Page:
Dear Black Bag Confidential Reader,
This week, I’ve chosen several pieces that build on topics we’ve recently covered. My goal is to give you more ways you can easily and efficiently integrate prepping into your everyday life.
Because at the end of the day, ensuring your survival is up to you. The number of threats we face is growing daily and you never know which one will be straw that breaks the camel’s back.
Let’s dive in.
I know many of you have expressed concerns about how to prepare for a failure of the power grid. Previously, we’ve talked about the possibility of cyberterrorists hacking into power stations, disrupting service and sending us back to the 1800s. But another event that could easily shut down the power grid is an EMP (electromagnetic pulse) attack.
The piece above does a great job of explaining in layman’s terms what an EMP is, as well as spelling out what devices are at risk and — most importantly — what you can do to protect yourself. It’s well worth the read.
And take a moment to consider the following point: “The U.S. Senate recently stripped funds for hardening the country’s power grid against EMP from a homeland security bill. We are on our own.”
We are on our own.
I’ve said it before and I’ll say it again. Preparation is key. You don’t want to have to rely on government agencies for aid when the stuff hits that fan — no matter the cause.
Take a look at the No. 1 trend expected to eclipse the tech field this year. We’re edging closer to Jetsons-style homes full of smart devices, which sounds like a timesaving dream. Who doesn’t want voice-activated appliances and luxury at the push of a button? But there’s a big price to pay for that kind of convenience.
Imagine losing control of your home and — perhaps even more terrifying — your privacy if these devices were hacked.
I recommend applying the same restrictions I suggested for smart TVs to all internet-connected appliances. Basically, don’t connect them to the internet. Especially since most companies seem to be focusing more on the user experience than sufficient cybersecurity measures.
Here is an excellent examination of the situation in Oroville, California. As of this writing, more rain is expected in the region and local reservoirs are filled to the brim. Thousands of residents are displaced and unsure when they’ll be able to return home — or if they will still have a home to return to.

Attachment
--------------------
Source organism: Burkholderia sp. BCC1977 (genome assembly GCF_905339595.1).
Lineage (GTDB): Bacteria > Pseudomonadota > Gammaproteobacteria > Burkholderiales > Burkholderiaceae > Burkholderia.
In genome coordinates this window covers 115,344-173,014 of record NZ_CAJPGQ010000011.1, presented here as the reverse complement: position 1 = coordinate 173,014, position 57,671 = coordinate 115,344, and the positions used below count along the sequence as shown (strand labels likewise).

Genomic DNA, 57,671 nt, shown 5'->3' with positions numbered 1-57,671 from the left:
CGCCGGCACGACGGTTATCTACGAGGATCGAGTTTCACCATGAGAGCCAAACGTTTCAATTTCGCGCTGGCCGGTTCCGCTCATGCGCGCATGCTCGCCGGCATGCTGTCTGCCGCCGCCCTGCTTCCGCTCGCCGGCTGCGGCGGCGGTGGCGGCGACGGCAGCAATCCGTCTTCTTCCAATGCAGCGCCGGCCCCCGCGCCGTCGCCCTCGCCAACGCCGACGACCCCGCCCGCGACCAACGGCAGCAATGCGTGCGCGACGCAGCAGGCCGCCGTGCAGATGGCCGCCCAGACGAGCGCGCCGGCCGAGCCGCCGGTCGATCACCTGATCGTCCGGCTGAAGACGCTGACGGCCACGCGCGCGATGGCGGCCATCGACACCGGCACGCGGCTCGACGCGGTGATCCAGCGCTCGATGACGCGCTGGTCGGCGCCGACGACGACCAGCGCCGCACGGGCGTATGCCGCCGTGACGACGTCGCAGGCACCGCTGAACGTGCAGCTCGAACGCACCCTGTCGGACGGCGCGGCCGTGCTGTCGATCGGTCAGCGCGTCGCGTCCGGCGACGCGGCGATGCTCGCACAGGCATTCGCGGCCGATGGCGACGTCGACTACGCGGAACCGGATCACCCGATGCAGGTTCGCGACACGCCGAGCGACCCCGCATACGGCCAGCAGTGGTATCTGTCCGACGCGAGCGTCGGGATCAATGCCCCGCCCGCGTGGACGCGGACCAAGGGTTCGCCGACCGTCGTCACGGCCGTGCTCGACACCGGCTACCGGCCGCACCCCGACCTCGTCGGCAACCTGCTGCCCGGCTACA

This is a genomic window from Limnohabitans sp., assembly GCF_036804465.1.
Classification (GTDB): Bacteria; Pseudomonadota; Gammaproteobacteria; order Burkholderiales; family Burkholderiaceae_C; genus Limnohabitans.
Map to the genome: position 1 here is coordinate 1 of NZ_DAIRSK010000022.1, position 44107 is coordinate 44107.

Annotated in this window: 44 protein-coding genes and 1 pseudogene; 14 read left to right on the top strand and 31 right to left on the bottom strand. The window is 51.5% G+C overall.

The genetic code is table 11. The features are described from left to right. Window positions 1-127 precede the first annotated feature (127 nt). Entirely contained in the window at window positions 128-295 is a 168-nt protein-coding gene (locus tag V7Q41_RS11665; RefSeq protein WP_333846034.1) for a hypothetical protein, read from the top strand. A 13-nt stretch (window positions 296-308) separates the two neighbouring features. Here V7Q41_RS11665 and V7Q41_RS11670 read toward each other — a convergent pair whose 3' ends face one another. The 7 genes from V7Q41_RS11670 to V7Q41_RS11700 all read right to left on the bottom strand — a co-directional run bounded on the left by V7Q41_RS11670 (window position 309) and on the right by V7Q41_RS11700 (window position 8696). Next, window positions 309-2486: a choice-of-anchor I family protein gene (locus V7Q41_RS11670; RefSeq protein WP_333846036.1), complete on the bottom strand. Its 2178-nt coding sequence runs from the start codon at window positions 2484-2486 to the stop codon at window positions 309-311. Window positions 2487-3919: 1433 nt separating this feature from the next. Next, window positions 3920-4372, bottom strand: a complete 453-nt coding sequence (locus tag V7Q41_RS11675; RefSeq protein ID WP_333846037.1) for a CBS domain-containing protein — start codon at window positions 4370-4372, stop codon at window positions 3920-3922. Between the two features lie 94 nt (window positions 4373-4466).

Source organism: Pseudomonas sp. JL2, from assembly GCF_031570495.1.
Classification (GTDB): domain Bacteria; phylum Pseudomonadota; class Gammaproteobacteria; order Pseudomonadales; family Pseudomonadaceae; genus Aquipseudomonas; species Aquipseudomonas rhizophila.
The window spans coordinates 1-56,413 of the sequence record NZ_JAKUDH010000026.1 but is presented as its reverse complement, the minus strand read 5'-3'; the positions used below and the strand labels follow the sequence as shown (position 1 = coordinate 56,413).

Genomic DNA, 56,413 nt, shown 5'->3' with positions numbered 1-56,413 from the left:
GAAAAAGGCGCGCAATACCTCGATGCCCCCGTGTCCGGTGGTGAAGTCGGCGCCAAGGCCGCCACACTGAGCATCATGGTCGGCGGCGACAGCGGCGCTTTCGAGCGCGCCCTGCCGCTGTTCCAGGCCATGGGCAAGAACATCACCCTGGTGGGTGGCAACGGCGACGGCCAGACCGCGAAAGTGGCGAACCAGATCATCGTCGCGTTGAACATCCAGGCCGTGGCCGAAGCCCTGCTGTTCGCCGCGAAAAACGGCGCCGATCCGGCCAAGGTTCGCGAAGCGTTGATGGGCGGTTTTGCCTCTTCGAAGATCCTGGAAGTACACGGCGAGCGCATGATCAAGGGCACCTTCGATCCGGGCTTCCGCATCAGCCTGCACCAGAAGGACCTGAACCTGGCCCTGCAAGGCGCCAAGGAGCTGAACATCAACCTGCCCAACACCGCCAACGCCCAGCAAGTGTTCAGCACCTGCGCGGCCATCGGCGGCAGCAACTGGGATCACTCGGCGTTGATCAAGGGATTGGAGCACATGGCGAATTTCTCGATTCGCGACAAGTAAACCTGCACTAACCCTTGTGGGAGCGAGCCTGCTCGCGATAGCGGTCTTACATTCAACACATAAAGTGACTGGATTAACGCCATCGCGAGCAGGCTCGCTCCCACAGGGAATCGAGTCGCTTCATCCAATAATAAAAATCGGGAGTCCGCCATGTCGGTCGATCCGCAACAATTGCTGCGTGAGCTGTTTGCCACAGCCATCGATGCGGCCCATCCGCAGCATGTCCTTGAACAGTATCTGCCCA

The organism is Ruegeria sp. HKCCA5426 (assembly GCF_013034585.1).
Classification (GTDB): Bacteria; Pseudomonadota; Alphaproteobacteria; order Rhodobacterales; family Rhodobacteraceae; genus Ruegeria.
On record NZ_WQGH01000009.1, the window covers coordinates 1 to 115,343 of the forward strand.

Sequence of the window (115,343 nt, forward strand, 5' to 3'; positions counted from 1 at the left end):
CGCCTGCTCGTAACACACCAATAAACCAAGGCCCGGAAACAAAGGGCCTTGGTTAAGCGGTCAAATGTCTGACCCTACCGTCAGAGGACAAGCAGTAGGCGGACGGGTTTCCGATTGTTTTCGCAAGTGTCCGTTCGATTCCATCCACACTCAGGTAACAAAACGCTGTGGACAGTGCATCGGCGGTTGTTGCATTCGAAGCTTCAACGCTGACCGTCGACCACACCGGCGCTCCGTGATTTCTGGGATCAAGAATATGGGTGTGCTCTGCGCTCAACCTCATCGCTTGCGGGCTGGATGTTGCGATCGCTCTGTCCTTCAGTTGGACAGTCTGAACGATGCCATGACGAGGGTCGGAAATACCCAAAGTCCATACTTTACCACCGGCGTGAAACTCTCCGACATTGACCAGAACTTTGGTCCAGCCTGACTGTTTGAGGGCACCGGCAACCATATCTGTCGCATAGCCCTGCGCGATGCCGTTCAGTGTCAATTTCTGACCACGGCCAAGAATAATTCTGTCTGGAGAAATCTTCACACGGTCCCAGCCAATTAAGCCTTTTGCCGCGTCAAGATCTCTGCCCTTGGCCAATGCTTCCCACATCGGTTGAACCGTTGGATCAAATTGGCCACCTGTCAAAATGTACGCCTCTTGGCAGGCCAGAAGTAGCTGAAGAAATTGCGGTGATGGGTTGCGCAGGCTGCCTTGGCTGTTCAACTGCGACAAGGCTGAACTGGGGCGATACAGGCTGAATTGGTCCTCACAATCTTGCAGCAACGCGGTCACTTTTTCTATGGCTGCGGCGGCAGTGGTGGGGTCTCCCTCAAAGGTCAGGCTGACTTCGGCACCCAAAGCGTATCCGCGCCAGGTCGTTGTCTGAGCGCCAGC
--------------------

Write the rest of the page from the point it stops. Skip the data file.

This piece takes a good look at what’s wrong with conventional prepper wisdom and how you should adjust your bug-out plans depending on your reason for bugging out.
The article also reiterates a lot of the recommendations I’ve previously discussed in Black Bag Confidential, including the importance of trusting your gut and why it’s crucial to factor the risks associated with your area into your emergency plans.
Conversely, should you take your cellphone abroad when you leave the U.S.? The fact is whenever you travel overseas — coming or going — I recommend leaving your phone at home.
I never take my cellphone when I leave the country. Instead, I buy a cheap flip phone and an international SIM card that allows me to make calls all over the world. I never take my laptop, either. I have a cheap notebook that I can use to send and receive email when I travel.
Not only do foreign governments love to steal Americans’ information any chance they get, but you could be forced to hand over your device at customs, jeopardizing the privacy of your digital life. Definitely something to think about before your next big trip.
Truly, disaster could strike anytime. In this case, the danger we’re facing on April 30 could plunge the United States into financial chaos leading to riots, mass arrests, even declaration of martial law.
Basically, our collective worst nightmare.
Which is why again I say, prepare, prepare, prepare. Check out the article above to discover the best way to secure your savings and potentially prosper from the coming economic storm.
Don’t wait. This cataclysmic event is less than 90 days away…